BBC

Kidney beans recipes

Kidney beans are reddish-brown kidney-shaped pulses with a soft, creamy flesh that are available dried or canned. Dried kidney beans need soaking and should be cooked carefully because they contain toxins on the outer skin when raw, which are rendered harmless by boiling; canned beans need just draining, rinsing and reheating. They're great in mixed bean salads and stews such as chilli con carne.

Preparation

Soak dried kidney beans for at least eight hours before draining and rinsing the beans (discard the soaking water). To speed up the soaking process, add a teaspoonful of bicarbonate of soda to the soaking water. Alternatively, bring the beans to the boil in a pan, then turn the heat off and soak the beans for about an hour, covered.

To cook, place the soaked kidney beans in a pan and cover with a fresh change of cold water, then bring to the boil. The beans must boil for ten minutes to destroy the toxin. After this, simmer until cooked (approximately 45 to 60 minutes), when they should have an even, creamy texture throughout. If the centre is still hard and white after this time, they require more cooking. Do not add salt when cooking kidney beans, as it toughens their skins. Allow about 55g/2oz dried weight per person: once soaked and cooked the beans will at least double in weight.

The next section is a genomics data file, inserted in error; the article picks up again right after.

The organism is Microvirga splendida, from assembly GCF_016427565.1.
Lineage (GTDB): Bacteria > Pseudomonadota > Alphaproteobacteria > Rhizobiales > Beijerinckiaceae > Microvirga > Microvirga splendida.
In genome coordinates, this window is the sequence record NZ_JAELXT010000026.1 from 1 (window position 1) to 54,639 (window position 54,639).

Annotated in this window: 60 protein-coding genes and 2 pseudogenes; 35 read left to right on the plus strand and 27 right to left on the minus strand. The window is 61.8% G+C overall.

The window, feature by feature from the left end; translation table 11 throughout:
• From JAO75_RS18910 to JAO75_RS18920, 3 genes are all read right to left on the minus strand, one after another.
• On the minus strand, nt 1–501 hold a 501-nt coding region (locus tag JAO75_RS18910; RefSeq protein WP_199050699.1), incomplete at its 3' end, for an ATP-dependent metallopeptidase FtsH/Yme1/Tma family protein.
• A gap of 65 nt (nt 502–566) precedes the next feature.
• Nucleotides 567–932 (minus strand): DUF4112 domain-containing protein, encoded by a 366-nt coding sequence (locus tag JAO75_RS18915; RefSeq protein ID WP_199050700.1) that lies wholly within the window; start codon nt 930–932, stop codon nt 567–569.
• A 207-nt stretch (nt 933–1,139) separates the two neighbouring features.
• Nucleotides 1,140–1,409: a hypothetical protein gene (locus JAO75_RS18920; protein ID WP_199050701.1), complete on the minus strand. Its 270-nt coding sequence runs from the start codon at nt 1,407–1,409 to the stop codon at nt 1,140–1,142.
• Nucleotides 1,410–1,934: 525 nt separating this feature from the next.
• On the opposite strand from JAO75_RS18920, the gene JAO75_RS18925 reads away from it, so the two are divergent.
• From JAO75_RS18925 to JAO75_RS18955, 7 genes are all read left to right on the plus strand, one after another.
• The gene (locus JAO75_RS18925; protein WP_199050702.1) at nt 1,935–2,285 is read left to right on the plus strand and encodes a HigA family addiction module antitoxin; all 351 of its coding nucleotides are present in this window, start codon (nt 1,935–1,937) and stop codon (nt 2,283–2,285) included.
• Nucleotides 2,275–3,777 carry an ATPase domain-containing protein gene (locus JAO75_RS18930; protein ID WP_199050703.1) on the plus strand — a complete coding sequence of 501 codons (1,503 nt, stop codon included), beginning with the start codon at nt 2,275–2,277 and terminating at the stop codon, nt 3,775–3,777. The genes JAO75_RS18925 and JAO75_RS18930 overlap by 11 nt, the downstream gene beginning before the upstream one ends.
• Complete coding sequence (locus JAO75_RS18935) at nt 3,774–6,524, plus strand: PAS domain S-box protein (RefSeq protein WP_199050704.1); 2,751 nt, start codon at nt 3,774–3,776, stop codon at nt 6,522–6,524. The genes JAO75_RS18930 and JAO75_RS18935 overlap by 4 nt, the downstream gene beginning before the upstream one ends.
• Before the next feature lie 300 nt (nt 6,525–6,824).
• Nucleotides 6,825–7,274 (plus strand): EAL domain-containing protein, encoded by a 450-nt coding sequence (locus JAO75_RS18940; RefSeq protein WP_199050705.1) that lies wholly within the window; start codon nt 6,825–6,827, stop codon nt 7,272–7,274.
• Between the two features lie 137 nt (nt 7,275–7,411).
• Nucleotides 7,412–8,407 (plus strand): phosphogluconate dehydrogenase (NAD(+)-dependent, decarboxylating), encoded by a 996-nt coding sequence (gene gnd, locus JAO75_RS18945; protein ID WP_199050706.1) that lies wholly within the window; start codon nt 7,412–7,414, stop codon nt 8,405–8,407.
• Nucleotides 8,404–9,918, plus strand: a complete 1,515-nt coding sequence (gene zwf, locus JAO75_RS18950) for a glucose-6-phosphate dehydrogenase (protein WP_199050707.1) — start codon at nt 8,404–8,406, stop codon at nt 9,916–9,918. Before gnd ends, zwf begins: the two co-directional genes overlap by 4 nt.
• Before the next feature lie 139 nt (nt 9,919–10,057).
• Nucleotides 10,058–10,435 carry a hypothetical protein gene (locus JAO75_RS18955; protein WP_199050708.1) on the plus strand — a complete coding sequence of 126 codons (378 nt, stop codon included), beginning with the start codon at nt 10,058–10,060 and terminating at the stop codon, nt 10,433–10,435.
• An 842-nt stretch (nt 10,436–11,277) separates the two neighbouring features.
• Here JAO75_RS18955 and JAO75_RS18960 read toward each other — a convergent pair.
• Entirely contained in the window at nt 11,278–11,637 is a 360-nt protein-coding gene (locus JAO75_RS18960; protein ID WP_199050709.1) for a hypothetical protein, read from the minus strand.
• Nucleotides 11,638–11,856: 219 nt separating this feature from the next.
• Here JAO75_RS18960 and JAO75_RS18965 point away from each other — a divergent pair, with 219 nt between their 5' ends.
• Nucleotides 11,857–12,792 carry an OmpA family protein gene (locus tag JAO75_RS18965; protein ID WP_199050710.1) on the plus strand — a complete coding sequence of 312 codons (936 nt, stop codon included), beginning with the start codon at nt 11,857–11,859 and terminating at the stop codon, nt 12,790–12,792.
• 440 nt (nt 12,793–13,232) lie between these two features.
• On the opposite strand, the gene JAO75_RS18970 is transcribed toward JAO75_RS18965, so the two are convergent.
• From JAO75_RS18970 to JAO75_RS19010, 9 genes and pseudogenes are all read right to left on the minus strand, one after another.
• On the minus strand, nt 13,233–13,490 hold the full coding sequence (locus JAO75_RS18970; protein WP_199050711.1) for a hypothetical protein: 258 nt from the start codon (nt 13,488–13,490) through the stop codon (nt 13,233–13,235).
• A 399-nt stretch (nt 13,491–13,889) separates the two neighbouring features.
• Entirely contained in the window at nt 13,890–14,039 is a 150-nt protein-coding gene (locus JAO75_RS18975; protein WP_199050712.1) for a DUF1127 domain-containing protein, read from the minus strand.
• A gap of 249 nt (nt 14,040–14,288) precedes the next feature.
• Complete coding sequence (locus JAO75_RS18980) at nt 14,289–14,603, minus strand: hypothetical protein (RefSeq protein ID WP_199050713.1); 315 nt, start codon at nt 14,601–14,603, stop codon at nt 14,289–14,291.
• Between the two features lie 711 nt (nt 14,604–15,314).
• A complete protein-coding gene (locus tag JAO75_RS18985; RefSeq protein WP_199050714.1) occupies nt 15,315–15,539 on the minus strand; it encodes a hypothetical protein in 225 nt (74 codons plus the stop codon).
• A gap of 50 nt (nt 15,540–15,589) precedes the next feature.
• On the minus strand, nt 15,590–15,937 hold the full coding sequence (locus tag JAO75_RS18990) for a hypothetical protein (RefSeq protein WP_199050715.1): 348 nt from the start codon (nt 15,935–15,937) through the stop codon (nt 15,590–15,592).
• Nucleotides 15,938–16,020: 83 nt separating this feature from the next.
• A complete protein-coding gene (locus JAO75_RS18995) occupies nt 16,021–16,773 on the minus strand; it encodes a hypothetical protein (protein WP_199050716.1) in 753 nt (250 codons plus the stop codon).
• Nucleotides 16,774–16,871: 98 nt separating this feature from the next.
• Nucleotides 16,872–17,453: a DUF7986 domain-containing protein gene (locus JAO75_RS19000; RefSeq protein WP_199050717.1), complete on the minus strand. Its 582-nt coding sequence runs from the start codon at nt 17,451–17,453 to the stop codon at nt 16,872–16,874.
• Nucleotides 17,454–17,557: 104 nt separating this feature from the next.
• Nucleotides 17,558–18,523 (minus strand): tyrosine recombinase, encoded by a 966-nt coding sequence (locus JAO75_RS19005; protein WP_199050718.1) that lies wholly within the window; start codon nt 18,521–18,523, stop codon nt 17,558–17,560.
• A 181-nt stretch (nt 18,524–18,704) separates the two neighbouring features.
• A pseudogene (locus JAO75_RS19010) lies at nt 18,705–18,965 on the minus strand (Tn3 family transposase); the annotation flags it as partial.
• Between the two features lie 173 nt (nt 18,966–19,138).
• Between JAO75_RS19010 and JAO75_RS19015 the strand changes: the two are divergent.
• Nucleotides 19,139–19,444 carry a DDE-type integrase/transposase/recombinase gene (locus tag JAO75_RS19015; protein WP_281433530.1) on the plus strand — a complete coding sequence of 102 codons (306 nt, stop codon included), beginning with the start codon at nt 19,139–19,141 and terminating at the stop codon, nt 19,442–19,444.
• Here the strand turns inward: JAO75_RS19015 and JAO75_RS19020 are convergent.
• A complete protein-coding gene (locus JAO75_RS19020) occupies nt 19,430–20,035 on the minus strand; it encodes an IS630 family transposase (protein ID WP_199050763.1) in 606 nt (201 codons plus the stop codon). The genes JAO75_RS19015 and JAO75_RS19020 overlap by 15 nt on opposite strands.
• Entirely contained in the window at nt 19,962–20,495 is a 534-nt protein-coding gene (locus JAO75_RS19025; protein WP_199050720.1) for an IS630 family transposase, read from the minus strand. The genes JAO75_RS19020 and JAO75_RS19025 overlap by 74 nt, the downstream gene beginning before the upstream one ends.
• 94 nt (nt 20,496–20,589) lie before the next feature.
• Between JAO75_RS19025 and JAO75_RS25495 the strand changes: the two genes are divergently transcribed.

Rinse canned kidney beans thoroughly in a colander as they're often stored in sweetened or salted water whose flavour will overpower your cooking.

On this page

Quick recipe finder

Type the ingredients you want to use, then click Go. For better results you can use quotation marks around phrases (e.g. "chicken breast"). Alternatively you can search by chef, programme, cuisine, diet, or dish (e.g. Lasagne).

Advanced search options

See more pulse recipes